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Glue magic Part I

Categories: rstats glue strings

4 minute read

Lately I’ve found myself using Jim Hester’s glue package instead of paste0 or sprintf. This post marks the start of an ongoing series of little magic spells using the glue package.

The back story

I’ve been through a few stages of discovery for combining strings of text together.

First, it was just the very idea that this was possible - was AMAZING.


When I learnt about the paste function, it meant I could do things like this:

paste("path/to/file_", 1:5, ".csv", sep = "")
## [1] "path/to/file_1.csv" "path/to/file_2.csv" "path/to/file_3.csv"
## [4] "path/to/file_4.csv" "path/to/file_5.csv"

Here, this reads as, roughly, “take this string, insert the numbers 1:5 in the middle of it, and separate those strings with no space "".


And then there was paste0, which meant that I didn’t have to write sep = "" all the time.

So, now I could write:

paste0("path/to/file_", 1:5, ".csv")
## [1] "path/to/file_1.csv" "path/to/file_2.csv" "path/to/file_3.csv"
## [4] "path/to/file_4.csv" "path/to/file_5.csv"


And then the sprintf function, which means you can do this:

sprintf("path/to/file_%s.csv", 1:5)
## [1] "path/to/file_1.csv" "path/to/file_2.csv" "path/to/file_3.csv"
## [4] "path/to/file_4.csv" "path/to/file_5.csv"

Here, %s is substituted in for the R code you write afterwards. This is nice because it also means you are able to drop the R code into the middle of the string without having to open and close it again. I feel like I can better express what I want to say, and don’t have to spend time remembering other book keeping things.

And now for glue magic

I am now always turning to glue, because it makes the intent of what I want to do clearer. For example, we can take our sprintf use earlier and instead do the following with glue.

## path/to/file_1.csv
## path/to/file_2.csv
## path/to/file_3.csv
## path/to/file_4.csv
## path/to/file_5.csv

What is going on here? You are now able to refer to R objects inside the string, which are captured in the {}.

I really like this, because it means that I don’t need to worry about ending the string, inserting the R object, and handling the other bits and pieces. My intent here feels super clear: “Insert the R code in the bit with {}”.

Don’t want to use {}? That’s also fine, you can control that with .open and .close:

glue("path/to/file_[1:5].csv", .open = "[", .close = "]")
## path/to/file_1.csv
## path/to/file_2.csv
## path/to/file_3.csv
## path/to/file_4.csv
## path/to/file_5.csv

Combining many strings

Or if you want to collapse, or smush together many strings, you use glue_collapse, because you want to collapse together many pieces.

Say, for example, that you want to write out a sentence where you state all of the variables in a dataset, like the french_fries dataset from reshape2:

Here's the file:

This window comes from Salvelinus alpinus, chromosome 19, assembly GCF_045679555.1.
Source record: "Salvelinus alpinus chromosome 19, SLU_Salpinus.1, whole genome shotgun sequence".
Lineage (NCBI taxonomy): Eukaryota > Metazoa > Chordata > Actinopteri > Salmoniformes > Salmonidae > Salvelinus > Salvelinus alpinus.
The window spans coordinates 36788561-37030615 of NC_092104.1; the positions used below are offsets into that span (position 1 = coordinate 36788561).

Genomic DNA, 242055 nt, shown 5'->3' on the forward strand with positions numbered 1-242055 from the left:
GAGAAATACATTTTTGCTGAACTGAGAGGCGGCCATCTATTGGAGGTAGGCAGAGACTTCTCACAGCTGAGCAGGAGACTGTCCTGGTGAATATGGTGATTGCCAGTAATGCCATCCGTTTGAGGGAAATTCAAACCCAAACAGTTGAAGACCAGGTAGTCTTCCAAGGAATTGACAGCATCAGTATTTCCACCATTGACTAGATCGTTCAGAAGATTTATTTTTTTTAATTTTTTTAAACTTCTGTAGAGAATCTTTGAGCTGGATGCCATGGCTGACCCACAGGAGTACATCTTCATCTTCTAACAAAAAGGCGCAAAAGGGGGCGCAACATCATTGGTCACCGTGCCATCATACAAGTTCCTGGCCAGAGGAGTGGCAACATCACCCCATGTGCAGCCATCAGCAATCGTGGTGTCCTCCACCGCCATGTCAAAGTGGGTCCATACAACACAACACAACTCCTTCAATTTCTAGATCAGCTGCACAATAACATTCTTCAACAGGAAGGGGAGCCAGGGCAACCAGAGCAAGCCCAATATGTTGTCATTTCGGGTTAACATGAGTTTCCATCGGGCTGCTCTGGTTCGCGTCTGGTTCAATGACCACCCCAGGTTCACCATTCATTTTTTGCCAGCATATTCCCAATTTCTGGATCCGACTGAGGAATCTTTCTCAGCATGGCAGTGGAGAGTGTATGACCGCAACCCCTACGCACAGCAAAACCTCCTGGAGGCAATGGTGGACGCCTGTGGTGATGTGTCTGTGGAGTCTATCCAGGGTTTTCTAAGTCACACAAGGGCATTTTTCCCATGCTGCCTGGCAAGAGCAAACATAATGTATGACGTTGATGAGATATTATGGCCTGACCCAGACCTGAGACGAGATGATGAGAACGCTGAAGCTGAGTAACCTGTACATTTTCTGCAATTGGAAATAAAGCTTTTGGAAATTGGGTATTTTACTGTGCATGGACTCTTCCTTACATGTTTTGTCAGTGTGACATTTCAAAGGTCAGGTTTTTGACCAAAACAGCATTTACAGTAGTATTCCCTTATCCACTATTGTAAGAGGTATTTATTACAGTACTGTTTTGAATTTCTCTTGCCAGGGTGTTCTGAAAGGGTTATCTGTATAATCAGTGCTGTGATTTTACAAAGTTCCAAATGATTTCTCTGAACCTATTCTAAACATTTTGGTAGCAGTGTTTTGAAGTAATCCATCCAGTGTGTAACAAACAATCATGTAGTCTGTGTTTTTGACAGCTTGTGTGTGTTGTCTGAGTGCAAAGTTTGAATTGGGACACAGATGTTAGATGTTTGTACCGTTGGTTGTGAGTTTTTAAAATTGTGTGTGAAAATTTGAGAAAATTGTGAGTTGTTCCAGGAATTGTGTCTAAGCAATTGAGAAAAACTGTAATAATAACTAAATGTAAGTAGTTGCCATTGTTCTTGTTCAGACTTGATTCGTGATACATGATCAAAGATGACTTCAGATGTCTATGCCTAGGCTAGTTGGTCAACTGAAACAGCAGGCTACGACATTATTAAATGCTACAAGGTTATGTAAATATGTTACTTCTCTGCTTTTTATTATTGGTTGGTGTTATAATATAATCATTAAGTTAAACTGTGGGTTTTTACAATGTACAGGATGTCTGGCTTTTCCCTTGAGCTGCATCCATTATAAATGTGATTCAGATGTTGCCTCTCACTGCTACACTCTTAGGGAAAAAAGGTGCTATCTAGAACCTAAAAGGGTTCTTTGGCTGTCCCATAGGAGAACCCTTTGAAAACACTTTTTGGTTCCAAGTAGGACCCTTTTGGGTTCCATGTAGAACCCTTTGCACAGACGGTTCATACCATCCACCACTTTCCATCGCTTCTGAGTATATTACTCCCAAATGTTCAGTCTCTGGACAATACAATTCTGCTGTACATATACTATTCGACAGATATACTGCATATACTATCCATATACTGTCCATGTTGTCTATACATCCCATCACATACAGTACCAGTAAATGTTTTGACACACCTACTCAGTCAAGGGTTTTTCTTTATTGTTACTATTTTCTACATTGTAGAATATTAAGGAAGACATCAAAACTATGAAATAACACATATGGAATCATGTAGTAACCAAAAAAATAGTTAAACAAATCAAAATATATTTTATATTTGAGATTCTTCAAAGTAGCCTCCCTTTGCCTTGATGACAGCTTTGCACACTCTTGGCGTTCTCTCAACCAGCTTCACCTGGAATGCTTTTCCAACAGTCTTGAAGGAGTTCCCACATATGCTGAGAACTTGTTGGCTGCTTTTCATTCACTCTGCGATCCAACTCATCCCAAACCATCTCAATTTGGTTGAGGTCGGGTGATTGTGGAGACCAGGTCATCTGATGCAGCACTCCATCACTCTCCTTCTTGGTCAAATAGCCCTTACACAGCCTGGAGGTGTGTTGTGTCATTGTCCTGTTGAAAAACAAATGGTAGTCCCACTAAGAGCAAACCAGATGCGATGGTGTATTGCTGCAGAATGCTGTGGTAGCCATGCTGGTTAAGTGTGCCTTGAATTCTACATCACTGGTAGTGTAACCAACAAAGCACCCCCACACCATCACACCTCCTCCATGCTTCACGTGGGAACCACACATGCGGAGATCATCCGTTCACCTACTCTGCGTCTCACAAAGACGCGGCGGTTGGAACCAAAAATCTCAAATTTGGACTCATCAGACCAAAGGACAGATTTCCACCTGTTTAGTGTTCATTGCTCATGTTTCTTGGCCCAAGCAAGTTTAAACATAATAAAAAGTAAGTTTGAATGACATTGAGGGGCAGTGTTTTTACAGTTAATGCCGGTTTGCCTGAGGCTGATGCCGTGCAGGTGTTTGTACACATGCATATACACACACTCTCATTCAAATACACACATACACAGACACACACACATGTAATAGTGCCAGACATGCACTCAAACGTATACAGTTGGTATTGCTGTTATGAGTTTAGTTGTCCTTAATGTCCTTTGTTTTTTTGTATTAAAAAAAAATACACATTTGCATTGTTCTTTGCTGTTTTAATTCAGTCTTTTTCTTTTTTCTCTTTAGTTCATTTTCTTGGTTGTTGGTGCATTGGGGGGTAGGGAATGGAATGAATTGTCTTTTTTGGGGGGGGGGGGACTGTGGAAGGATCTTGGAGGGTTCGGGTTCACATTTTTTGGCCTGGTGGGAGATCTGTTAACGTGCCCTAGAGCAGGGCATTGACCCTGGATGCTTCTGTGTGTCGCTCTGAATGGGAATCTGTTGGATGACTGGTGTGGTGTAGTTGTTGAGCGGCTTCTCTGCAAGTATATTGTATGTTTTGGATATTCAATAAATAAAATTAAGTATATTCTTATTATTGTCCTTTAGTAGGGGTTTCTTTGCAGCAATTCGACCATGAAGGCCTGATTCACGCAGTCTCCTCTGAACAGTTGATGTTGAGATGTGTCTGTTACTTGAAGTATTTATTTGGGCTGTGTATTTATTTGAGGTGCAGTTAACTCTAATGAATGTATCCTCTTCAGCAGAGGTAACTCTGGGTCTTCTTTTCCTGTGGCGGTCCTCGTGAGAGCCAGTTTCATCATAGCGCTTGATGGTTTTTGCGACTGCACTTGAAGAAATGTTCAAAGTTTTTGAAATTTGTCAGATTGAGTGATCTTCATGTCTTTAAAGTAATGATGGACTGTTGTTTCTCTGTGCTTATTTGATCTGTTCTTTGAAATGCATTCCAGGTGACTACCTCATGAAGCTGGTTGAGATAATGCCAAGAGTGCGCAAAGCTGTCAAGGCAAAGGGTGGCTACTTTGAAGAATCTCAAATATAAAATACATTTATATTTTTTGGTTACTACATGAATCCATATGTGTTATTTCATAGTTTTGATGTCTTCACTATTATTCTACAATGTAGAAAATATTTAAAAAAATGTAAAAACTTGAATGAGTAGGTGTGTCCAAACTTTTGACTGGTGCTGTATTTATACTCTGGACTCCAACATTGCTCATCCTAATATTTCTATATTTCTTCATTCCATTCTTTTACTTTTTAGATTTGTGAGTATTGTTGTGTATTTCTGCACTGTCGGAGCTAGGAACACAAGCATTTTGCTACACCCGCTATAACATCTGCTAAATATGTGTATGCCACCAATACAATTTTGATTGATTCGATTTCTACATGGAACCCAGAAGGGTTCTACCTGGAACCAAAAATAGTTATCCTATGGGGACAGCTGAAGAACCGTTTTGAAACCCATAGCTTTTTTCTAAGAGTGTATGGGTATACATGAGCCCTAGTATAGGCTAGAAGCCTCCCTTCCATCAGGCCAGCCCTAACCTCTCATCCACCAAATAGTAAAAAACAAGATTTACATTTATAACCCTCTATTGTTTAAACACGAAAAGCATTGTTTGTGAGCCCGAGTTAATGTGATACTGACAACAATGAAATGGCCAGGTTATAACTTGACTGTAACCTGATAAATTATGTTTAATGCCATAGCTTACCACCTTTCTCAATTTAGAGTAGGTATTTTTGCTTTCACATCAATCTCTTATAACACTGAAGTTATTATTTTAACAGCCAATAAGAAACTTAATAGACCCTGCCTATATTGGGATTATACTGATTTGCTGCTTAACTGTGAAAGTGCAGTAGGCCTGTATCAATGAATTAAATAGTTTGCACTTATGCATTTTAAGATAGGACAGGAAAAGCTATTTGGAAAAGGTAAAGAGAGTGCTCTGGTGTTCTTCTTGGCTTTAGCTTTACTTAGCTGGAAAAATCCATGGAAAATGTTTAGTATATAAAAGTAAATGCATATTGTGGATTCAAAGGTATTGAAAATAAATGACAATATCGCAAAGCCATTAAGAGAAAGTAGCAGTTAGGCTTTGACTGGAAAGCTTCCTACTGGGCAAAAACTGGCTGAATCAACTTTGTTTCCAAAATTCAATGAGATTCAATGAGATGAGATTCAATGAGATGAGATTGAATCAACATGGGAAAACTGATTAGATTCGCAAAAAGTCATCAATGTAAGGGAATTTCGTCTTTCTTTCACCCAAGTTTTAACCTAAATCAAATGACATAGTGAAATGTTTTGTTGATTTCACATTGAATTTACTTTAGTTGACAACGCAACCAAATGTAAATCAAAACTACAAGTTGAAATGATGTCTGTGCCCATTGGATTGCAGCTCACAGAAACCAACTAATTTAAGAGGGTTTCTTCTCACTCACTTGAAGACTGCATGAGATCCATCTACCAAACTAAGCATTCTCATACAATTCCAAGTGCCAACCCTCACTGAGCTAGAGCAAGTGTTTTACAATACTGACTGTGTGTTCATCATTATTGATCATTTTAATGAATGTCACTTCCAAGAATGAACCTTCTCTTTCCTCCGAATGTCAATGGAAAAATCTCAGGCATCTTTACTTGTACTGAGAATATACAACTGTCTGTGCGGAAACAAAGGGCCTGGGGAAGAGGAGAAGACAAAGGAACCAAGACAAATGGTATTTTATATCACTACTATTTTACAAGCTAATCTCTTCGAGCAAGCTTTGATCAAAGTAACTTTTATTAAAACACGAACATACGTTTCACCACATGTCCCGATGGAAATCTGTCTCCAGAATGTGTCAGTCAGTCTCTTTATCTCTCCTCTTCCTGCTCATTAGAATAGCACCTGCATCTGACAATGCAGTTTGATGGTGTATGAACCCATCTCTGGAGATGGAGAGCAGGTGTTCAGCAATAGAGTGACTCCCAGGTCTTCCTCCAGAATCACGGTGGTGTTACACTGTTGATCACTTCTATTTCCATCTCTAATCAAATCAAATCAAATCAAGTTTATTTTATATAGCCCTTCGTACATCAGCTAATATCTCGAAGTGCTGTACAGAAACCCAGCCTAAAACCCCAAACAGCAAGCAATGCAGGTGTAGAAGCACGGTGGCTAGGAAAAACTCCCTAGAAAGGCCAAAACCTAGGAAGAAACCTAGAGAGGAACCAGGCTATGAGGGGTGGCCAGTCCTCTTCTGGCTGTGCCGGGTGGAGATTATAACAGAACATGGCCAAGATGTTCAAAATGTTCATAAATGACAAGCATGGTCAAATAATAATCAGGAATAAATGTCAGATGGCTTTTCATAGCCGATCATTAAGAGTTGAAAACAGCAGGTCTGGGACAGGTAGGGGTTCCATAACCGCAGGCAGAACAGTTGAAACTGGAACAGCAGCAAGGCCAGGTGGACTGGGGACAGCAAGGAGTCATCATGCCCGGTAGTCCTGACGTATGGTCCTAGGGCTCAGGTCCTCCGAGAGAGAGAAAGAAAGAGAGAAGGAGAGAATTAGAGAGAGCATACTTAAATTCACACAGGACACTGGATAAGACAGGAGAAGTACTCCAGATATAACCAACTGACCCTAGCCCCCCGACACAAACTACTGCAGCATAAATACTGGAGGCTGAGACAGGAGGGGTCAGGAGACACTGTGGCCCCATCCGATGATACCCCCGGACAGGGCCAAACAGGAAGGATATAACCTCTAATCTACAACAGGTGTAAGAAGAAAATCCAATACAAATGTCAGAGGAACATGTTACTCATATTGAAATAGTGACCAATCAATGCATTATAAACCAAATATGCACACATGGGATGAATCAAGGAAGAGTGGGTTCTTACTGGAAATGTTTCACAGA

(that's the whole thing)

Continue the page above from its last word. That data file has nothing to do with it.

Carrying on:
# get the french fries data
time treatment subject rep potato buttery grassy rancid painty
61 1 1 3 1 2.9 0.0 0.0 0.0 5.5
25 1 1 3 2 14.0 0.0 0.0 1.1 0.0
62 1 1 10 1 11.0 6.4 0.0 0.0 0.0
26 1 1 10 2 9.9 5.9 2.9 2.2 0.0
63 1 1 15 1 1.2 0.1 0.0 1.1 5.1
27 1 1 15 2 8.8 3.0 3.6 1.5 2.3

Here, we tell it what we want our separations be - in this case, since we have a list, we want everything to be separate by a comma and a space.

fries_names <- names(french_fries)

fries_inline <- glue::glue_collapse(fries_names, 
                                    sep = ", ")

## time, treatment, subject, rep, potato, buttery, grassy, rancid, painty

And now you can include this in your rmarkdown text, so now I can dynamically generate the sentence:

The variables in our dataset are `r fries_inline`

The variables in our dataset are time, treatment, subject, rep, potato, buttery, grassy, rancid, painty.

(PS, You can include a verbatim inline expression with knitr::inline_expr()).

But, what if you want to add an “and” at the end of the sentence?

You can use the last argument:

fries_inline <- glue::glue_collapse(fries_names, 
                                    sep = ", ",
                                    last = ", and ")
The variables in our dataset are `r fries_inline`

The variables in our dataset are time, treatment, subject, rep, potato, buttery, grassy, rancid, and painty.


paste, paste0, and sprintf are awesome, but I use glue because I find it means I can write code that more clearly captures my intent, and means I don’t need to worry about other book keeping. I also get really nice features, like being able to construct sentences, and modify them to do things at the end.

Massive praise to Jim Hester for his work on glue - you should check out his great talk at UseR!2018 below. Jim has also been putting out some really great videos on #rstats on youtube that are well worth yout time